Be that as it may, and although we're tempted to start a lengthy discourse on how is it possible to have "economic recovery" when jobs are disappearing left and right, and even the phony "official" unemployment rate is rising, here's the "short list" of what we've been doing to try and wake up the powers-that-be to some sense of reality and responsibility:
• We sent out letters to Reinhard Cardinal Marx of Munich and Freising and Archbishop Diarmuid Martin of Dublin drawing their attention to the potential of Capital Homesteading as a possible solution to the latest European debt crisis.Those are the happenings for this week, at least that we know about. If you have an accomplishment that you think should be listed, send us a note about it at mgreaney [at] cesj [dot] org, and we'll see that it gets into the next "issue." If you have a short (250-400 word) comment on a specific posting, please enter your comments in the blog — do not send them to us to post for you. All comments are moderated anyway, so we'll see it before it goes up.
• Mr. Pollant Mpofu of London has sent letters and e-mails to key political figures in Éire and the U.K. in an effort to present them with the possibilities inherent in Capital Homesteading.
• Mr. Mpofu is currently working to meet with a number of ambassadors of African countries to communicate the potential of Capital Homesteading to their respective heads of state.
• Mr. Guy Stevenson of Iowa has been sending links to postings from this blog around to his network, stirring up a great deal of discussion and interest in the Just Third Way.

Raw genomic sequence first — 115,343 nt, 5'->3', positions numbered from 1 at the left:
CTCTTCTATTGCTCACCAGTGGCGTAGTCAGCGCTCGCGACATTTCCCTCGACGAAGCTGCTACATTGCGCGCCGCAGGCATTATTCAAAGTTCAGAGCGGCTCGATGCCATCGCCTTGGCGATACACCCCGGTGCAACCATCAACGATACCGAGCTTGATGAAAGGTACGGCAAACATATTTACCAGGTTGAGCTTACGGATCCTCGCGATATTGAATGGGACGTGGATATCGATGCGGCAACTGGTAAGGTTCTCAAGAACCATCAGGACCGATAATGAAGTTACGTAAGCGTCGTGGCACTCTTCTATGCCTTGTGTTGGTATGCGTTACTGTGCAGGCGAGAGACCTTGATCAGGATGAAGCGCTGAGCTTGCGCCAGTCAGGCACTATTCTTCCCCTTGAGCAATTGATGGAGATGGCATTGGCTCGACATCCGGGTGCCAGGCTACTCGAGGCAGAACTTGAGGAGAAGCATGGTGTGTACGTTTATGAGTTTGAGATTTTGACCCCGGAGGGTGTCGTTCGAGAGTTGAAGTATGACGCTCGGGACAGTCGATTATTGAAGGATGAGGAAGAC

• This morning we sent, via Mr. Mpofu, a letter to Mr. Jimmy Kelly, Irish Regional Secretary of Unite, a trade union in Éire and the U.K., suggesting an initiative to push for Capital Homesteading as an alternative to the union's call for a national strike.
• As of this morning, we have had visitors from 59 different countries and 50 states and provinces in the United States and Canada to this blog over the past two months. Most visitors are from the United States, the UK, Brazil, Canada, and India. People in Japan, the United States, Pakistan, Argentina and Venezuela spent the most average time on the blog. The most popular posting remains Norman Kurland's tribute to Robert P. Woodman, followed by "Keynesian Economics is Socialism Lite," "Thomas Hobbes on Private Property," "Preventable Disasters" about the Irish crisis, and Aristotle on private property.